Pundits are blaming the anti-Netflix bias for Mudbound’s underperformance at the awards season. It has SAG going for it + a history making Cinematography nomination on the way for Rachel Morrison, but it feels not enough. Too bad because it could have been an opportunity for another history making: director Dee Rees is still a longshot possibility for being the first women director of color to be nominated for Directing.

All the Money in the World is a success for many reasons, but there’s the problem: its critical reception is not really rapturous unlike the others, and all the buzz mostly centered on the feat Ridley Scott pulled with the Spacey-Plummer fiasco. Paul

Thomas Anderson’s Phantom Thread enjoyed early critical support, but quickly slipped away once the big awards and guilds announced its choices. For an auteur whose works didn’t necessarily translate to industry support, the fact that it’s tagged as his most accessible work is a comforting sign.

Wonder Woman made the PGA, and it’s still a remote possibility though it feels more like this year’s Deadpool. With Gal Gadot’s Best Actress bid not fully materializing, this might rely on the ‘game-changing female director’ narrative, though Greta Gerwig’s Lady Bird has more of the femate director buzz.

The last three are extremely longshots: December’s hit musical The Greatest Showman, Judi Dench-led period drama Victoria & Abdul, and November’s surprise hit, the heart-tugging Wonder.


So there you go!

Tune in to the Nominations Announcement this January 23 (Tuesday).

It starts at 5:30 AM (Los Angeles) | 9:30 AM (New York) | 9:30 PM (Manila).

Check the Oscars Youtube channel for the official livestream.

Happy 90th Academy Awards!


Coming soon on The Final Oscar…

Hello! Are you still there?

I am.

Aside from a few posts about the first Pista ng Pelikulang Pilipino and some film reviews, I haven’t been able to post anything post-6th TFO Awards.

In the film world, the awards season for #Oscars2018 is fast approaching. This is one of the most exciting Best Picture, and especially, Best Actress races ever, loaded with a large amount of solid contenders. The 90th Academy Awards will take place on March 4, 2018.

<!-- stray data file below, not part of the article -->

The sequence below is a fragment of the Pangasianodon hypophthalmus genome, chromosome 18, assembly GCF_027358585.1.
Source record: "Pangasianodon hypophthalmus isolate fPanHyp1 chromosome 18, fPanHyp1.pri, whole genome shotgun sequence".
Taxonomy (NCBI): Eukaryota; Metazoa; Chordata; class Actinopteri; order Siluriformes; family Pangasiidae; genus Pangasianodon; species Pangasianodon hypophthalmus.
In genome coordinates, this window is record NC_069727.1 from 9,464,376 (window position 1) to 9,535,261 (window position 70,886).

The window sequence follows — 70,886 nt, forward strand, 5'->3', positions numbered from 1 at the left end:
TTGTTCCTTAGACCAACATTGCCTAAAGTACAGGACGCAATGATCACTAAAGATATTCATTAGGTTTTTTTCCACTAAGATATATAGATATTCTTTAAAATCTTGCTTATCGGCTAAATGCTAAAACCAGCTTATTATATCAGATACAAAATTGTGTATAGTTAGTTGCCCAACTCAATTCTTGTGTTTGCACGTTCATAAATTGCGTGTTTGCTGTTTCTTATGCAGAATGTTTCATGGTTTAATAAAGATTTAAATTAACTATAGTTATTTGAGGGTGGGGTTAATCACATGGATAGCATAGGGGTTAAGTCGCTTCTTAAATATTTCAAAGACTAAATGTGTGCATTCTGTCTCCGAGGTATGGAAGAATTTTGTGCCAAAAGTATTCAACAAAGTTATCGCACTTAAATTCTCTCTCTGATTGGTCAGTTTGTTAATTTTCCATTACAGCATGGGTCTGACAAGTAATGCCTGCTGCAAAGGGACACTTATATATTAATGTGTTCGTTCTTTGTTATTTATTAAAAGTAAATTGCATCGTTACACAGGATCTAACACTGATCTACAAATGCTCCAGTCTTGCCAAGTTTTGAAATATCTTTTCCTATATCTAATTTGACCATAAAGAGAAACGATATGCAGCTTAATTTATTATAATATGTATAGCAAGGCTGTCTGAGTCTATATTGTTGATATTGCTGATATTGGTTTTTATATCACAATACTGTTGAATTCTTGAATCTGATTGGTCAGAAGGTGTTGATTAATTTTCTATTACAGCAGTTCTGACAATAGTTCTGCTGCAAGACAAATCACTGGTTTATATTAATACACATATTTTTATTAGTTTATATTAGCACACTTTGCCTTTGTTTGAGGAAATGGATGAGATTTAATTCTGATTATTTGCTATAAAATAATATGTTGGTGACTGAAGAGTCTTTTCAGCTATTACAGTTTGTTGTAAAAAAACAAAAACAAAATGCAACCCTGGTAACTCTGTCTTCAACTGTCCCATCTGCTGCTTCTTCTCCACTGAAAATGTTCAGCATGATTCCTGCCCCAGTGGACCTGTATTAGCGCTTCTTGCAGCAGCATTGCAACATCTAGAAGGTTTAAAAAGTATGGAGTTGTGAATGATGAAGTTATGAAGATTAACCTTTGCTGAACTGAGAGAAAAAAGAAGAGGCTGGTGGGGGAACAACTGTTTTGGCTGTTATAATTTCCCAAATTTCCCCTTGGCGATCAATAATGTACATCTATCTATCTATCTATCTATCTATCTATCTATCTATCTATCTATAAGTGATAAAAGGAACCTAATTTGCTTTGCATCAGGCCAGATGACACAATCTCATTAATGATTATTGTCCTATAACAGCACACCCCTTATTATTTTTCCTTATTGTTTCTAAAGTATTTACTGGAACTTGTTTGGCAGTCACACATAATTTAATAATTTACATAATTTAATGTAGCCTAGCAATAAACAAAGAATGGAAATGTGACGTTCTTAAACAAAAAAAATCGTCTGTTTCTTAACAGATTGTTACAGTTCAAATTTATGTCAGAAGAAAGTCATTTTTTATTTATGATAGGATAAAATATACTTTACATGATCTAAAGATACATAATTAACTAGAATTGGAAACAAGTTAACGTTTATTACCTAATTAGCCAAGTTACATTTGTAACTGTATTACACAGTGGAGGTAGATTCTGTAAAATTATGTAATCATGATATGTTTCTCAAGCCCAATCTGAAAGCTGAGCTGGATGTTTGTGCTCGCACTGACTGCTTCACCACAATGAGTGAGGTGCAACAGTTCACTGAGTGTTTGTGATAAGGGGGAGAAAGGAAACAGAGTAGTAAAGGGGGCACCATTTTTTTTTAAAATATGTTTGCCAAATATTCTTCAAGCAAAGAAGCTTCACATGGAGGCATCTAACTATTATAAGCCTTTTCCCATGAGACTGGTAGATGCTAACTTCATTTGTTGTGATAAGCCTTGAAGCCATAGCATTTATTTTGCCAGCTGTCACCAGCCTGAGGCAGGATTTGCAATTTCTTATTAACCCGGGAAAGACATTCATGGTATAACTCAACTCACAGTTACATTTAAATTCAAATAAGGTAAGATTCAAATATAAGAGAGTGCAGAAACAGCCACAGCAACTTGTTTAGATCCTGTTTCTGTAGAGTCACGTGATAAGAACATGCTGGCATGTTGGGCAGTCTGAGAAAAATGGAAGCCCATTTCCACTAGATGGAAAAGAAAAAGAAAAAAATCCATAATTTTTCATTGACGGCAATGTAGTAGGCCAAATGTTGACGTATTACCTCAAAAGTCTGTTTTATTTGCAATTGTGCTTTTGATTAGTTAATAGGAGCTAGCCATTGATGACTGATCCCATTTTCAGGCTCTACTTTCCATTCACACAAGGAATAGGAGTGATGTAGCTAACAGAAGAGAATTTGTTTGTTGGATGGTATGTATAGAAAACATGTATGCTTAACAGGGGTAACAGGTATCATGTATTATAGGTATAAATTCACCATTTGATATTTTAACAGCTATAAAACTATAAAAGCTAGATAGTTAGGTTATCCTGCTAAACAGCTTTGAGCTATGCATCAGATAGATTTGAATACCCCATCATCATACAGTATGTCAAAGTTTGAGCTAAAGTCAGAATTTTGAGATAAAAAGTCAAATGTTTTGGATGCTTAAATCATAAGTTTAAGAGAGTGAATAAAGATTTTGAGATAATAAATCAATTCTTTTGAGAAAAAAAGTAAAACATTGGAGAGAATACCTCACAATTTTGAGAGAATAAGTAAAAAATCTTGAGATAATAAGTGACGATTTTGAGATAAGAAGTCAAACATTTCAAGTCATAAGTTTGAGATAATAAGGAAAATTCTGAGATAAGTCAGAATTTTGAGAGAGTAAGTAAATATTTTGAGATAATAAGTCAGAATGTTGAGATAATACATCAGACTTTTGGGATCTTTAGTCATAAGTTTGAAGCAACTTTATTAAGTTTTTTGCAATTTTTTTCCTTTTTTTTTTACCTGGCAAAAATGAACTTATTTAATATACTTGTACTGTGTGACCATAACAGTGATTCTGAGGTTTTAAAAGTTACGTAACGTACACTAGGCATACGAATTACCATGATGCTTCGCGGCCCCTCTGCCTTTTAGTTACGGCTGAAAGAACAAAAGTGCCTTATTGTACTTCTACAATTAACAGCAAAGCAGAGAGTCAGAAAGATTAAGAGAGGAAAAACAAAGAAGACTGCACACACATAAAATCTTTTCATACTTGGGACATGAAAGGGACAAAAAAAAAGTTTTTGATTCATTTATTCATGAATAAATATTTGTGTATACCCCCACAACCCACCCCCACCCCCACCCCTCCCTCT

Meanwhile, something’s happening at this blog come March-April next year. I want to keep it a surprise until then.

For now, let’s get back to watching more films (and TV series, if you please).

How about you? How are you?


Juan Carlos Ojano
Writer, The Final Oscar

Special TFO Awards: Pista ng Pelikulang Pilipino 2017

After watching the twelve entries of the 1st Pista ng Pelikulang Pilipino (2017) and selecting the nominees for sixteen categories, here are the winners and rankings for the Special TFO Awards: PPP 2017 Edition!

For recap, here are the entries of the PPP 2017:

  • 100 Tula Para Kay Stella – Dir. Jason Paul Laxamana
  • AWOL – Dir. Enzo Williams
  • Bar Boys – Dir. Kip Oebanda
  • Birdshot – Dir. Mikhail Red
  • Hamog – Dir. Ralston Jover
  • Ang Manananggal saUnit 23B – Dir. Prime Cruz
  • Paglipay – Dir. Zig Madamba Dulay
  • Patay na si Hesus – Dir. Victor Villanueva
  • Pauwi Na – Dir. Paolo Villaluna
  • Salvage – Dir. Sherad Anthony Sanchez
  • Star na si Van Damme Stallone – Dir. Randolph Longjas
  • Triptiko – Dir. Miguel Franco Michelana

Here are the sixteen (16) categories for this TFO Awards:

  • Best Motion Picture